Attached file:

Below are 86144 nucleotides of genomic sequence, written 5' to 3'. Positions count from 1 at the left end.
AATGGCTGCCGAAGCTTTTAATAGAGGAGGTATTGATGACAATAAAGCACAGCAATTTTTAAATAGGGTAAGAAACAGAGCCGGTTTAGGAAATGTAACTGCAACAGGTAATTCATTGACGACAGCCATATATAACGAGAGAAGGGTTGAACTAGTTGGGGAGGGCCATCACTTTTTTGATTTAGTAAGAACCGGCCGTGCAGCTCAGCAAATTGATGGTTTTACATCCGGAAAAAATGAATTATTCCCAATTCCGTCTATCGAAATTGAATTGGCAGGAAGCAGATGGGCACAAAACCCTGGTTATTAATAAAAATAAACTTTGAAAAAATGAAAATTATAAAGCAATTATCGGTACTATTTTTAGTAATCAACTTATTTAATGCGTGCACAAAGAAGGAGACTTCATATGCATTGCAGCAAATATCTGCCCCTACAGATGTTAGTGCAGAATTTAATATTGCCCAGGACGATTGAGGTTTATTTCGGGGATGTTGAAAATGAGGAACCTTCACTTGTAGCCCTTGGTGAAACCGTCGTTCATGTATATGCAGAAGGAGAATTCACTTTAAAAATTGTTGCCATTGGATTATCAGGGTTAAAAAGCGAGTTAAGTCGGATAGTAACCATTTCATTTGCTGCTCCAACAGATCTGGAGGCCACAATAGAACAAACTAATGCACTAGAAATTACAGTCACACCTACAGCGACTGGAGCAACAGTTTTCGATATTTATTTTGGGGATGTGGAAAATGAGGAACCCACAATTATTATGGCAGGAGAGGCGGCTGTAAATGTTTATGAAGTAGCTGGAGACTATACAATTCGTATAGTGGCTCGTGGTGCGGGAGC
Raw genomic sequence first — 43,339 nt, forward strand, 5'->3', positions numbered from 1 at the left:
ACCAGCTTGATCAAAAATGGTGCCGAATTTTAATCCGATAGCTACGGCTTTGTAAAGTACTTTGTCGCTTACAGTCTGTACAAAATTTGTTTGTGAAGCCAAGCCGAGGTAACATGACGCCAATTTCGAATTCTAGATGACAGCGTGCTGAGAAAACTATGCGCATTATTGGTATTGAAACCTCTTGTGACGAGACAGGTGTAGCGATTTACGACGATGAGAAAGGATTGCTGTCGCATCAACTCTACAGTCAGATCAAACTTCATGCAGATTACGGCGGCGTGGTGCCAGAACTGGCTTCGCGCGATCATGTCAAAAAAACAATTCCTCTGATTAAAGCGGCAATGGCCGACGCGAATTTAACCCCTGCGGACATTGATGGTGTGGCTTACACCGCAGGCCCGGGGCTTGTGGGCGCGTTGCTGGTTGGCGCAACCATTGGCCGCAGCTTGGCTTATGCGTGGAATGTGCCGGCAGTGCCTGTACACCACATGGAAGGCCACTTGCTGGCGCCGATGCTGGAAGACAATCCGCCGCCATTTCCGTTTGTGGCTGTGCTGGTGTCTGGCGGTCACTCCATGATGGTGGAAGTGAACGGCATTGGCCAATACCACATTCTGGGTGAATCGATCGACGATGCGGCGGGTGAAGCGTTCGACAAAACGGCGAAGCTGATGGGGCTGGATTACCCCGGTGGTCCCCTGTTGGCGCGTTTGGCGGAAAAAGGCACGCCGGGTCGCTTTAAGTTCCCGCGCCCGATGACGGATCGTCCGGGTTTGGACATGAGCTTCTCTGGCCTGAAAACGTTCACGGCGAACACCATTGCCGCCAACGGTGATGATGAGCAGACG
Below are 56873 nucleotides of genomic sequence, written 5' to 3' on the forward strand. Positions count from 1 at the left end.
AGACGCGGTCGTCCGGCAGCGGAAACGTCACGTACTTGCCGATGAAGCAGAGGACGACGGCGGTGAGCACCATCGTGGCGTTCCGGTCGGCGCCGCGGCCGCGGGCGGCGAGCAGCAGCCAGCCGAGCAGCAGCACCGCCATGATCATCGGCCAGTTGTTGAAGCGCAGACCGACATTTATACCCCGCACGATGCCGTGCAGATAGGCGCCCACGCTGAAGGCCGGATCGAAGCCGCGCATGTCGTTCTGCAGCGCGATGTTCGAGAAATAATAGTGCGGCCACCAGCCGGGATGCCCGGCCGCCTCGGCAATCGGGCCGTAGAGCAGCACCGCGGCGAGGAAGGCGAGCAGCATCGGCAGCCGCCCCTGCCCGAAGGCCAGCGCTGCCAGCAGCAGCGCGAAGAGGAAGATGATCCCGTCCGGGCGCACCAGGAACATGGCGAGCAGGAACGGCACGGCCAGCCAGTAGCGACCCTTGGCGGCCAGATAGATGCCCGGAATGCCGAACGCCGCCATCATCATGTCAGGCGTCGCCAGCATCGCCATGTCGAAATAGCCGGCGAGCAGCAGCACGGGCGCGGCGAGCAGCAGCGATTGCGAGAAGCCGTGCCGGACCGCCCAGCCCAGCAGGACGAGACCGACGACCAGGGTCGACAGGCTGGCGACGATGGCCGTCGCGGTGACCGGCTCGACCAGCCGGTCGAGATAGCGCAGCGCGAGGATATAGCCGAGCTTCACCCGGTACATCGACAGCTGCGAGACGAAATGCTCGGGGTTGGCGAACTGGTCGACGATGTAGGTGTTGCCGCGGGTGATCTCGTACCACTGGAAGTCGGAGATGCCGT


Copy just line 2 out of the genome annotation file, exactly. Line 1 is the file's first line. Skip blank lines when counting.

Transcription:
AATGGCTGCCGAAGCTTTTAATAGAGGAGGTATTGATGACAATAAAGCACAGCAATTTTTAAATAGGGTAAGAAACAGAGCCGGTTTAGGAAATGTAACTGCAACAGGTAATTCATTGACGACAGCCATATATAACGAGAGAAGGGTTGAACTAGTTGGGGAGGGCCATCACTTTTTTGATTTAGTAAGAACCGGCCGTGCAGCTCAGCAAATTGATGGTTTTACATCCGGAAAAAATGAATTATTCCCAATTCCGTCTATCGAAATTGAATTGGCAGGAAGCAGATGGGCACAAAACCCTGGTTATTAATAAAAATAAACTTTGAAAAAATGAAAATTATAAAGCAATTATCGGTACTATTTTTAGTAATCAACTTATTTAATGCGTGCACAAAGAAGGAGACTTCATATGCATTGCAGCAAATATCTGCCCCTACAGATGTTAGTGCAGAATTTAATATTGCCCAGGACGATTGAGGTTTATTTCGGGGATGTTGAAAATGAGGAACCTTCACTTGTAGCCCTTGGTGAAACCGTCGTTCATGTATATGCAGAAGGAGAATTCACTTTAAAAATTGTTGCCATTGGATTATCAGGGTTAAAAAGCGAGTTAAGTCGGATAGTAACCATTTCATTTGCTGCTCCAACAGATCTGGAGGCCACAATAGAACAAACTAATGCACTAGAAATTACAGTCACACCTACAGCGACTGGAGCAACAGTTTTCGATATTTATTTTGGGGATGTGGAAAATGAGGAACCCACAATTATTATGGCAGGAGAGGCGGCTGTAAATGTTTATGAAGTAGCTGGAGACTATACAATTCGTATAGTGGCTCGTGGTGCGGGAGC